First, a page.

On Tue, Feb 05, 2013 at 07:45:01AM -0800, Junio C Hamano wrote:

> > In the earlier review, I mentioned making this per-service, but I see
> > that is not the case here. Do you have an argument against doing so?
> Perhaps then I misunderstood your intention.  By reminding me of the
> receive-pack side, I thought you were hinting to unify these two
> into one, which I did.  There is no argument against it.

What I meant was that there should be transfer.hiderefs, and an
individual {receive,uploadpack}.hiderefs, similar to the way we have
transfer.unpacklimit. That makes the easy case (hiding the refs
completely) easy, but leaves the flexibility for more.

Like this:

diff --git a/builtin/receive-pack.c b/builtin/receive-pack.c
index a8248d9..131c163 100644
--- a/builtin/receive-pack.c
+++ b/builtin/receive-pack.c
@@ -59,7 +59,7 @@ static int receive_pack_config(const char *var, const char 
*value, void *cb)
 static int receive_pack_config(const char *var, const char *value, void *cb)
-       int status = parse_hide_refs_config(var, value, cb);
+       int status = parse_hide_refs_config(var, value, "receive");
        if (status)
                return status;
diff --git a/refs.c b/refs.c
index e3574ca..9bfea58 100644
--- a/refs.c
+++ b/refs.c
@@ -2560,9 +2560,13 @@ int parse_hide_refs_config(const char *var, const char 
*value, void *unused)
 static struct string_list *hide_refs;
-int parse_hide_refs_config(const char *var, const char *value, void *unused)
+int parse_hide_refs_config(const char *var, const char *value, void *vsection)
-       if (!strcmp("transfer.hiderefs", var)) {
+       const char *section = vsection;
+       if (!strcmp("transfer.hiderefs", var) ||
+           (!prefixcmp(var, section) &&
+            !strcmp(var + strlen(section), ".hiderefs"))) {
                char *ref;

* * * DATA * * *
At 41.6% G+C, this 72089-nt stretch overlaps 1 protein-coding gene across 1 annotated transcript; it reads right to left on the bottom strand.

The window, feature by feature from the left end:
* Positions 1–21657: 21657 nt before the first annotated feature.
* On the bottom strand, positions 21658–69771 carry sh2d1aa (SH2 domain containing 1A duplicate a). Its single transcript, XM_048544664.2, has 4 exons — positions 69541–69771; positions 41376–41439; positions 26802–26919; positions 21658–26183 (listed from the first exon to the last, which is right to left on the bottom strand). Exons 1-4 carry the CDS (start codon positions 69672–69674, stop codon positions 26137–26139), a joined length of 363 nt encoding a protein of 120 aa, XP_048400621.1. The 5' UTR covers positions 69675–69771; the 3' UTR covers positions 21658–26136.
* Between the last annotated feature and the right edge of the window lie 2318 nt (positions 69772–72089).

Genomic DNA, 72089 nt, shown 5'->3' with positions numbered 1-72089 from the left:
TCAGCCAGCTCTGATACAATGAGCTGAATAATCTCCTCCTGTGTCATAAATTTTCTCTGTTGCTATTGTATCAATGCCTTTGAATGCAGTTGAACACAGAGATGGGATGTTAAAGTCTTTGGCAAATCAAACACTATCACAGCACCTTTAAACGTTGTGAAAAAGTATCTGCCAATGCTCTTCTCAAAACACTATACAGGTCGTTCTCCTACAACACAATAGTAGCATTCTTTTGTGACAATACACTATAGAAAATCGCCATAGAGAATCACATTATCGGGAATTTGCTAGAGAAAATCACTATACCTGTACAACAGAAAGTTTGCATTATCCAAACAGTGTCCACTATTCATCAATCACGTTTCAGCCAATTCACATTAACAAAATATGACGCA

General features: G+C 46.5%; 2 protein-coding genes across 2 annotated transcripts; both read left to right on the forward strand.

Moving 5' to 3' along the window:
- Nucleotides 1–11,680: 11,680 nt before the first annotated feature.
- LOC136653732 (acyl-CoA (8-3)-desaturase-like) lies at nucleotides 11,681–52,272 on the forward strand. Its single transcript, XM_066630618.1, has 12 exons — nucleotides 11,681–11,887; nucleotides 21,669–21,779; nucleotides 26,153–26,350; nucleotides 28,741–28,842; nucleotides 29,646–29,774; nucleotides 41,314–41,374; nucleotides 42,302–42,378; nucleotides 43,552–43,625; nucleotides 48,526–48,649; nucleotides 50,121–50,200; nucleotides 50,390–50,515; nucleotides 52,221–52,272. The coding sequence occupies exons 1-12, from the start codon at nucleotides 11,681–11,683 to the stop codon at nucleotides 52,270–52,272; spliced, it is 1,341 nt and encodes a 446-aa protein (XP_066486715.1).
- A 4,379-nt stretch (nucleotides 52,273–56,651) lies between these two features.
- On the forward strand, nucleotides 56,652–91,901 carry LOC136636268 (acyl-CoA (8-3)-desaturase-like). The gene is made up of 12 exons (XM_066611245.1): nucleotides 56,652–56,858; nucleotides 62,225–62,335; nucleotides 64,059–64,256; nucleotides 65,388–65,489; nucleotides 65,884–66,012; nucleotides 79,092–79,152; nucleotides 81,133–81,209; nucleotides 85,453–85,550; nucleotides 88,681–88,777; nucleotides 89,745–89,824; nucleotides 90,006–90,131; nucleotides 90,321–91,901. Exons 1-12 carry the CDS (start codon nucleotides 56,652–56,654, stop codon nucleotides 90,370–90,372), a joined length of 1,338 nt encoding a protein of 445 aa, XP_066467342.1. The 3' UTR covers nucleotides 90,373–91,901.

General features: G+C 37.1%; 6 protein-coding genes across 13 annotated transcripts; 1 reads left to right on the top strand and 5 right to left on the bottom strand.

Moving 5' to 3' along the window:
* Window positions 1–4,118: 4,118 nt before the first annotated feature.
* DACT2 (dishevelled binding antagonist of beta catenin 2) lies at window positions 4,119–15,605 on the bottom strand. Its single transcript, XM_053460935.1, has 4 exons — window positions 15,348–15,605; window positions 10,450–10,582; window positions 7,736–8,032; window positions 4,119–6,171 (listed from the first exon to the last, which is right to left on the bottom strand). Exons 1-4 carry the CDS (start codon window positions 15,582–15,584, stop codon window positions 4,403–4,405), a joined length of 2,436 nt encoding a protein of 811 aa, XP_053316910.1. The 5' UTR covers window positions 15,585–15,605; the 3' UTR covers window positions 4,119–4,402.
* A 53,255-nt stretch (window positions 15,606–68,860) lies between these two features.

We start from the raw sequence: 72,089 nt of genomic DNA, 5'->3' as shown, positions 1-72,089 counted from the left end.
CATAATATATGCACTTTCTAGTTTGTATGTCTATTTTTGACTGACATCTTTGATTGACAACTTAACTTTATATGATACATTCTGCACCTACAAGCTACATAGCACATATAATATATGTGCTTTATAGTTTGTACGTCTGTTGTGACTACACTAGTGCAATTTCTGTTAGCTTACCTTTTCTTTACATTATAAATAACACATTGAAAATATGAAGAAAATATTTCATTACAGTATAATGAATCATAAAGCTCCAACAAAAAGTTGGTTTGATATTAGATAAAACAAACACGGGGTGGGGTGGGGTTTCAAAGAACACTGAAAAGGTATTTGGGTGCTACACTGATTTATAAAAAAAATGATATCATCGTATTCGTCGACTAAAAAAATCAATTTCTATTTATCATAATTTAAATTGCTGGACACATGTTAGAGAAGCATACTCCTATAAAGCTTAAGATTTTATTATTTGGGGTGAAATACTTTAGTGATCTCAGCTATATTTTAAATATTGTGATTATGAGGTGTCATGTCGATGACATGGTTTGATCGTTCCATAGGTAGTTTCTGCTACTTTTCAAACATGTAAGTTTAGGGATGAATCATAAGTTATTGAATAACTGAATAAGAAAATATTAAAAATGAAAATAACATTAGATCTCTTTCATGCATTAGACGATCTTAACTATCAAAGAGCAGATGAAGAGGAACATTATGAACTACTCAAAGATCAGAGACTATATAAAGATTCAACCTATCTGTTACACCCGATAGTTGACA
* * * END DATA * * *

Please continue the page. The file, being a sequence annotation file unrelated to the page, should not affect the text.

int len;
diff --git a/upload-pack.c b/upload-pack.c
index 37977e2..c0390af 100644
--- a/upload-pack.c
+++ b/upload-pack.c
@@ -794,7 +794,7 @@ static int upload_pack_config(const char *var, const char 
*value, void *unused)
        if (!strcmp("uploadpack.allowtipsha1inwant", var))
                allow_tip_sha1_in_want = git_config_bool(var, value);
-       return parse_hide_refs_config(var, value, unused);
+       return parse_hide_refs_config(var, value, "uploadpack");
 int main(int argc, char **argv)

As an aside, I wonder if there is any point to the void pointer
parameter of parse_hide_refs_config. It is not used as a git_config
callback anywhere.

> > And I
> > have not seen complaints about the current system.
> Immediately after I added github to the set of places I push into,
> which I think is long before you joined GitHub, I noticed that _my_
> repository gets contaminated by second rate commits called pull
> requests, and I may even have complained, but most likely I didn't,
> as I could easily tell that, even though I know it is _not_ the only
> way, nor even the best way [*1*], to implement the GitHub's pull
> request workflow, I perfectly well understood that it would be the
> most expedient way for GitHub folks to implement this feature.
> I think you should take lack of complaints with a huge grain of